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What's the difference between social listening and social monitoring?

If you use social media in your digital marketing efforts, you’ve probably heard expressions like social listening and social monitoring. But do you know what they mean? 

Many people assume these two things are the same, but they are actually subtly different and shouldn’t be used interchangeably. So what’s the difference between social listening and social monitoring? Read on to find out!

What are social listening and social monitoring?

Social listening and social monitoring are both strategies related to watching for and collecting mentions of your brand mentions, branded keywords, or whatever term you want to search for on social media. 

Social monitoring is simply the process of collating, identifying, and responding to these brand mentions. For example, a large brand might employ members of its social media team to watch for @ mentions on Twitter and respond to them in a timely manner. 

Social listening is more complex, and refers to using the data from these individual interactions to draw broader conclusions. Social listening can give you an extraordinary amount of critical insight into customer sentiment, industry trends, and brand awareness. 

In other words, we could sum it up like this: social monitoring is about collecting the data, while social listening is about using it to inform your broader strategy and approach to business. 

Let’s take a closer look at some of the key differences between these two important strands of your social media strategy.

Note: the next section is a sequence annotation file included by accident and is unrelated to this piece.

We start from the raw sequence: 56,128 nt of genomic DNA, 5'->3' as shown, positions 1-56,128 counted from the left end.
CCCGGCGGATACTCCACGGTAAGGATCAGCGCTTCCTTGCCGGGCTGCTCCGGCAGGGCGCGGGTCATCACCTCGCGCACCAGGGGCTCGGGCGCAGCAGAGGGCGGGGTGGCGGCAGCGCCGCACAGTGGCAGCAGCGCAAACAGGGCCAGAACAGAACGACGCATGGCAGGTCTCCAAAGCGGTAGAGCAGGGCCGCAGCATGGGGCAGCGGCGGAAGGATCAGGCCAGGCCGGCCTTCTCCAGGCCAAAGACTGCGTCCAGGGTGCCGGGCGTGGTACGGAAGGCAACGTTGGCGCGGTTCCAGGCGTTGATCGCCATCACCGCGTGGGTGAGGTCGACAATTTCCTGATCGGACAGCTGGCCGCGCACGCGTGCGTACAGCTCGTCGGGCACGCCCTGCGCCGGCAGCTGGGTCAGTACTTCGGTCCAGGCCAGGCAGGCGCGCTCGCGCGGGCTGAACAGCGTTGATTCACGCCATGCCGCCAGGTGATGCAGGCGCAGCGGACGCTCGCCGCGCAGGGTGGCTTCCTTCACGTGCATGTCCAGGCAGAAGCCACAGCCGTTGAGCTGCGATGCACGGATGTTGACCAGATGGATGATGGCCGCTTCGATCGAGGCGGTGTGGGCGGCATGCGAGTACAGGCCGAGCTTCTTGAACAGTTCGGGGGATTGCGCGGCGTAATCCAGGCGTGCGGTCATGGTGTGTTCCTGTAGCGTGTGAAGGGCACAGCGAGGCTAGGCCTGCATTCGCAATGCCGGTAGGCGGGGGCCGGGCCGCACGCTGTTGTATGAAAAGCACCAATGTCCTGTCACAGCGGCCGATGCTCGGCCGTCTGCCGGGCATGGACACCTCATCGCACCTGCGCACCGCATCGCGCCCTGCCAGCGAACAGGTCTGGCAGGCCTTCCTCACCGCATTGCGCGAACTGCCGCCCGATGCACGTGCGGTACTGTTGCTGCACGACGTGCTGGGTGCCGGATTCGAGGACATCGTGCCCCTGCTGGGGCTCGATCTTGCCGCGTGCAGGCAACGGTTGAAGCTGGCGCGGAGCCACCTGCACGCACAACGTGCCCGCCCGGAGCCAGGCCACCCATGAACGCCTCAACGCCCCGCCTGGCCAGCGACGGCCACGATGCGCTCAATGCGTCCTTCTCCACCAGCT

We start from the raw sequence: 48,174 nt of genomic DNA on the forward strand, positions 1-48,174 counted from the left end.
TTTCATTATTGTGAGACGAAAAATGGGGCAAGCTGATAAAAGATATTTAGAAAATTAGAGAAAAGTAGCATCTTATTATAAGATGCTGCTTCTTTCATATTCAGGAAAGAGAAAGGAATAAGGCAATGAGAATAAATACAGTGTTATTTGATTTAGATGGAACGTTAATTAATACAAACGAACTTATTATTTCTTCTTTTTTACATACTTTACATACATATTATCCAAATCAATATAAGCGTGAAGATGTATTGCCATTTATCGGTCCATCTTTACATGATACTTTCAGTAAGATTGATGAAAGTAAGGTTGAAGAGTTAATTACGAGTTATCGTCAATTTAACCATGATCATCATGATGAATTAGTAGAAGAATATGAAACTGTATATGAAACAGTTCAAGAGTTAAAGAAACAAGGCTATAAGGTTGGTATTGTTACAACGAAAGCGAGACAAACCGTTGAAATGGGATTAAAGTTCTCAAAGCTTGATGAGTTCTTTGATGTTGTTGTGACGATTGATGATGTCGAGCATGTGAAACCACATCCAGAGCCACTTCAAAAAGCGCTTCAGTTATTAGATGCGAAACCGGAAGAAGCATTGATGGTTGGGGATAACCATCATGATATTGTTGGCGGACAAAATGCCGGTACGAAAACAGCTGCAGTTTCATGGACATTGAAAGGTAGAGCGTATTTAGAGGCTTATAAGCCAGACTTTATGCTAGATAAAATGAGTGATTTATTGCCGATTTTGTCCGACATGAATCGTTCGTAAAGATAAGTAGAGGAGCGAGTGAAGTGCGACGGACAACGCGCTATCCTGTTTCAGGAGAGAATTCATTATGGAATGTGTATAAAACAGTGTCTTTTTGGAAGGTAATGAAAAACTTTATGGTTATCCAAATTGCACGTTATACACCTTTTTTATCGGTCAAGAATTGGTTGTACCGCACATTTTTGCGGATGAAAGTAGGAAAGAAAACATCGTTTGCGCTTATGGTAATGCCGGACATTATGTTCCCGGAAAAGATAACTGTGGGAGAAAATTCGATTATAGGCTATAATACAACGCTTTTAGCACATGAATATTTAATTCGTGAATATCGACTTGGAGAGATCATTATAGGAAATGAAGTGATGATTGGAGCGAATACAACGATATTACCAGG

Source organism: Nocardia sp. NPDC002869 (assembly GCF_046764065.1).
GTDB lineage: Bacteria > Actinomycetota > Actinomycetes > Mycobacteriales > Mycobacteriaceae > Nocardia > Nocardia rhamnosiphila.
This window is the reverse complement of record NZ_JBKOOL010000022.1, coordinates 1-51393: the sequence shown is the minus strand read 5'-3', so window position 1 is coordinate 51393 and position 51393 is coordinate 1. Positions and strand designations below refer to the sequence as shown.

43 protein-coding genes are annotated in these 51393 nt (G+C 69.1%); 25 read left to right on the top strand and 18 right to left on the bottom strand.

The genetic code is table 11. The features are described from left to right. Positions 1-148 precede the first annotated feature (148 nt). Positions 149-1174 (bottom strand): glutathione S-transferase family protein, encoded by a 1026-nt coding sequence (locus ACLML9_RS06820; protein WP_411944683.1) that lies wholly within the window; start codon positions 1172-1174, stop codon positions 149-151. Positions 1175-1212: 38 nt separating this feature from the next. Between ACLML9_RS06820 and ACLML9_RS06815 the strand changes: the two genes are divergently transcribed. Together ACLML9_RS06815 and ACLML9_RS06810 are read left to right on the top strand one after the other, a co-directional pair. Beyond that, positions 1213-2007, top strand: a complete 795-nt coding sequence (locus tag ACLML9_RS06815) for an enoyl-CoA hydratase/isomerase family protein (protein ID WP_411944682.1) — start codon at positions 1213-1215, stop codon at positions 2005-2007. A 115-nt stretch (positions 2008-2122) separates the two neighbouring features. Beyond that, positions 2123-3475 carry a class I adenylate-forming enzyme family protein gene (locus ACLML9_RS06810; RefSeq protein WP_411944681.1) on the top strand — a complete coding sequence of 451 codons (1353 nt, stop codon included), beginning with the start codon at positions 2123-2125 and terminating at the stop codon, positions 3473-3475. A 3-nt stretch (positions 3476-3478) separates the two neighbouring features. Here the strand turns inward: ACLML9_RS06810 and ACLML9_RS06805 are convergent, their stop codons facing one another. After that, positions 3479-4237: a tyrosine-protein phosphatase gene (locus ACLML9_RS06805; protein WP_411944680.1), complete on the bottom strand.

Monitoring focuses on the micro, listening on the macro

With social monitoring, you’ll typically be interacting with customers on a one-to-one basis. They’ll mention your brand, tag you in a post, or respond to something you posted. You might reply to thank them for their kind words, rectify a problem, or answer a question. Usually, the interaction will not go much further than that. 

Don’t get me wrong: social media monitoring is important. Each of those individual customer interactions matters. Since it is vastly cheaper and more efficient to keep a customer than to attract a new one, providing great service to every customer is essential and helps meet (or exceed) the customer’s expectation of your brand. Social monitoring is a part of that strategy. 

Social media listening, by contrast, happens on a macro scale. Rather than focusing on those individual interactions, social listening pools those interactions to create a more comprehensive picture of how customers feel about and interact with your brand. 

Think of it this way: with effective social monitoring, you’ll be able to hear about and fix a problem when a customer has a complaint about your product or service. With social listening, you can identify if there is a pattern of complaints and, if so, use that data to spot and fix product or service problems to prevent future complaints. 

Monitoring is reactive, listening is proactive

Since social monitoring is all about responding to things your customers say to and about your brand on social media, it is by definition a reactive strategy. Reactivity is important; a fast, efficient, and personalized response to their comments lets your customers know that they matter to you. 

Social listening takes a more proactive approach. It allows your team to take a step back from the need to respond to those comments immediately and assess the broader patterns at play. 

Social listening goes further than simply customer perceptions of and sentiment towards your brand, too. If you employ it effectively with a tool like Socialbakers, you’ll be able to learn more about industry trends and customer expectations.

This type of actionable listening enables you to then use this data in making product, service, and business decisions in the future. The result? You’ll stay ahead of the competition and keep your customers happy! 

Let’s look at an example: 

In this exchange, Costa Coffee responds to a customer’s complaint about problems with their loyalty points app. The response and offer to rectify the problem is an example of social monitoring.